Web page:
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windy as we look towards the end of
That's all from the BBC News at One
- so it's goodbye from me -
Welcome to BBC London News.
I'm Katharine Carpenter.
where there isn't enough money
to pay the mortgage.
That's how the finances of Transport
for London have been described
in a leaked internal email obtained
by BBC London.
It lays bare the challenges caused
by budget cuts, with staff in one
division being told they need
to look at ways to cut costs.
Here's our transport
correspondent Tom Edwards.
This is where Transport for London
is based in Southwark,
and this organisation is wrestling
with cuts and trying
to balance its budget.
We've been given an internal staff
e-mail where managers say TfL
will make a loss next year
of £968 million.
This e-mail spells out in black
and white TfL's financial position,
and it's not pretty.
For example, it says
after day-to-day operating costs,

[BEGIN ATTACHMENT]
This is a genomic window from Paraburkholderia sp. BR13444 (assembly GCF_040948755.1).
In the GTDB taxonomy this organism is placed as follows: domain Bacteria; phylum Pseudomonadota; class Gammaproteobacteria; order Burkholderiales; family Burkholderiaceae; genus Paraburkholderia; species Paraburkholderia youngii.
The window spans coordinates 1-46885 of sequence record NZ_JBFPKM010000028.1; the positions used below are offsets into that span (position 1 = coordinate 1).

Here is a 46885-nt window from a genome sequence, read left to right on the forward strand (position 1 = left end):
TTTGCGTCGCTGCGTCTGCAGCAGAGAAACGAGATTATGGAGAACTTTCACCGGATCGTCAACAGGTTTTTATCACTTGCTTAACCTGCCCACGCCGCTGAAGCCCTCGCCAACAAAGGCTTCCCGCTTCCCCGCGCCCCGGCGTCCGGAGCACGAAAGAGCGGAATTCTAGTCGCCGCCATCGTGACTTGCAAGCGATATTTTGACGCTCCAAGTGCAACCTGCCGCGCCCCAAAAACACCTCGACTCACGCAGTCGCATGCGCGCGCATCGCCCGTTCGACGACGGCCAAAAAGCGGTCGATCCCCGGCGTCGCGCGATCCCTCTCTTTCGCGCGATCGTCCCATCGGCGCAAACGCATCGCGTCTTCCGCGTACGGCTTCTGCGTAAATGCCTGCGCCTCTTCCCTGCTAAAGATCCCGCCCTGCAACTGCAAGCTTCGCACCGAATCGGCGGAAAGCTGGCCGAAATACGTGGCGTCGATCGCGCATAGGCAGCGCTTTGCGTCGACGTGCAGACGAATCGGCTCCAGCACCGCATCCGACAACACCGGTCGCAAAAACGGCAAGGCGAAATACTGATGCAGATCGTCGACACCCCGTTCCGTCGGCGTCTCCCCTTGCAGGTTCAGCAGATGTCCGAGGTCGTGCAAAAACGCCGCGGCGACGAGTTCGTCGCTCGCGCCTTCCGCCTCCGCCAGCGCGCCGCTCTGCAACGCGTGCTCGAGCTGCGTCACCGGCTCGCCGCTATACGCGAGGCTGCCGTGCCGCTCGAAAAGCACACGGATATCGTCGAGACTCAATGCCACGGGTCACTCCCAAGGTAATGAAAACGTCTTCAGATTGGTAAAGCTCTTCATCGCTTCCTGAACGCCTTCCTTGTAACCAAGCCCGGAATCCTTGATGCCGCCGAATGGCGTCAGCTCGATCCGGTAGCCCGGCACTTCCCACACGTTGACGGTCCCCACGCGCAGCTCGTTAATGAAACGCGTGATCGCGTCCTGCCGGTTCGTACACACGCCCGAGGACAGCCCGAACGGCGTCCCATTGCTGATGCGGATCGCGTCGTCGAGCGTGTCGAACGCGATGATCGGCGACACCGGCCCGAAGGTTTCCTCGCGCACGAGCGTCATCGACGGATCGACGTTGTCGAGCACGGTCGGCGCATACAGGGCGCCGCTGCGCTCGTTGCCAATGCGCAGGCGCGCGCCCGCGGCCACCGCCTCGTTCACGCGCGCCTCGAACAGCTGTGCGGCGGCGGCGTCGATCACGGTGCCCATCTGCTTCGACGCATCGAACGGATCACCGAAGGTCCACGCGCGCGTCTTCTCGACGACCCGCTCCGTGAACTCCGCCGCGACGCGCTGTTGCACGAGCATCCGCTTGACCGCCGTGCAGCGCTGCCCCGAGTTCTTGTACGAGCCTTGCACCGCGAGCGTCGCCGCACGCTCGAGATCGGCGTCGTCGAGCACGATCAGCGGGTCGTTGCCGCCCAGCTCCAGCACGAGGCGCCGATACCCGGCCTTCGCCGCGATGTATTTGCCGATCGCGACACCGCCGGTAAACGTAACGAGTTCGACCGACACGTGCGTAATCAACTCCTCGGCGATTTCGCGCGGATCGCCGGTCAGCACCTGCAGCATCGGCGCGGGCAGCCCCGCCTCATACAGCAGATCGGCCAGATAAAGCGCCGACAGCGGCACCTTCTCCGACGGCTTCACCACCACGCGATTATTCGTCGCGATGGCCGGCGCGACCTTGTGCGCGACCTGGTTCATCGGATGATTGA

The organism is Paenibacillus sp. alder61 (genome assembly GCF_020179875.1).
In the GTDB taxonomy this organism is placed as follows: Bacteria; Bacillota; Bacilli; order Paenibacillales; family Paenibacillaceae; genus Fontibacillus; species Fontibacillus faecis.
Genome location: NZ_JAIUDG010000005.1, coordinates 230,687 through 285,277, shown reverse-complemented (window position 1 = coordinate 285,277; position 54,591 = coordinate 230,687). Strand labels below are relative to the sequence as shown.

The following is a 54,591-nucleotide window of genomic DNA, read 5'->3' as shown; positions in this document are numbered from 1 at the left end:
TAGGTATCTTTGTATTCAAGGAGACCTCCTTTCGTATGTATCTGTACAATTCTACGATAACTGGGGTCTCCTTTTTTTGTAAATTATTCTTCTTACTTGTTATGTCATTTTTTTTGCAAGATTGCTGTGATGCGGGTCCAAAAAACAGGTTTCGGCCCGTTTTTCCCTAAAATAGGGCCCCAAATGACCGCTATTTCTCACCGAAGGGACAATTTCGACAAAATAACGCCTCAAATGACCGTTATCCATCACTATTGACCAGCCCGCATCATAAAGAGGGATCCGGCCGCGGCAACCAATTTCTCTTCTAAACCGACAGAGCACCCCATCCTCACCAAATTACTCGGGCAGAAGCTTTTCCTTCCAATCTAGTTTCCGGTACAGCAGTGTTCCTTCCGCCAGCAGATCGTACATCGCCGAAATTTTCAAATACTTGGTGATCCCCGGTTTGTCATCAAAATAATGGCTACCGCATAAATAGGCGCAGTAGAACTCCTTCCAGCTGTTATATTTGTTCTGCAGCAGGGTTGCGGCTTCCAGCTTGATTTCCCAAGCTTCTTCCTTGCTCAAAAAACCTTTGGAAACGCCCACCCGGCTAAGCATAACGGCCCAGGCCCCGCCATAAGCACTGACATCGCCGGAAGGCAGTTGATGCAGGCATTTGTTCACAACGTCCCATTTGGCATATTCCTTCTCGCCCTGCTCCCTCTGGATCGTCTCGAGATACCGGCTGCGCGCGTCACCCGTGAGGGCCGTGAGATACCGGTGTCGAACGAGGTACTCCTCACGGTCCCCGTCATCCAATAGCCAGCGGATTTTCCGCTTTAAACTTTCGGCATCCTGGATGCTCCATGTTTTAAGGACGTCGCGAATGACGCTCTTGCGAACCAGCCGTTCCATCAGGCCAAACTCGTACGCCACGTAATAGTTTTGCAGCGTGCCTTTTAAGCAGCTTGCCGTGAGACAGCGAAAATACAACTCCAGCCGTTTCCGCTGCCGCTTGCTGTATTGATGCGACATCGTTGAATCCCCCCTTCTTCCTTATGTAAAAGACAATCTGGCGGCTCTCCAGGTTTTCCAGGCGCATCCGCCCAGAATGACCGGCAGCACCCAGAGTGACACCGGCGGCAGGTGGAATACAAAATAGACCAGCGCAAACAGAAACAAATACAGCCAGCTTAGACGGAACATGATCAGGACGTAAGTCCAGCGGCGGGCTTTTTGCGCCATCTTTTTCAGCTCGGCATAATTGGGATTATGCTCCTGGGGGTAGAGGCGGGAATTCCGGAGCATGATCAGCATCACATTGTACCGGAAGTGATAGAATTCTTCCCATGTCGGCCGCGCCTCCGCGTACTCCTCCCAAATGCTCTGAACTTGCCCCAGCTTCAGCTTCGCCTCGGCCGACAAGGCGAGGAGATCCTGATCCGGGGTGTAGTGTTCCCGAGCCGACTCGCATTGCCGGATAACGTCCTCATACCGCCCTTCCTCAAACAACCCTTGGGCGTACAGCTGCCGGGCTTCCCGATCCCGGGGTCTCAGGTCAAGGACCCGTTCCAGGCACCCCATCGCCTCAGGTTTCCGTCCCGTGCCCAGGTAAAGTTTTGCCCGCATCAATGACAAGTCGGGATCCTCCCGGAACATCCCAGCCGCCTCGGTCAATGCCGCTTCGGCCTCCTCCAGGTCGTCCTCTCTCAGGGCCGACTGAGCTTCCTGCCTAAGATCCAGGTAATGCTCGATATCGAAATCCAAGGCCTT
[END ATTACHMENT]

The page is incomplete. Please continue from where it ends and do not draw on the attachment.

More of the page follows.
there's not enough money
to pay for renewals.
That's planned repairs on things
like roads to make them last longer.
And there's not enough money to pay
interest on money borrowed.
It goes on to say if this
was a household budget,
there wouldn't be enough money left
over to pay the mortgage
or get the car serviced.
Already, bus services
will see a cut of 7%.
Many senior managers have left.
Extra Tube trains
have been cancelled.
Insiders say staff are angry.
The e-mail blames the cut
on the Government grant,
which at one time was £700
million a year.
It also blames a decrease
in passenger numbers
and a drop in the income
from the congestion charge.
It doesn't blame the Mayor's
partial fares freeze,
which will also cost £640 million.
It says that has actually cushioned
the fall in passenger numbers.
In the surface transport division,
though, which covers buses,
the Overground and the DLR,
the warnings are, "We are still
forecasting to miss our budget.
We need to reduce our
The e-mail says that TfL can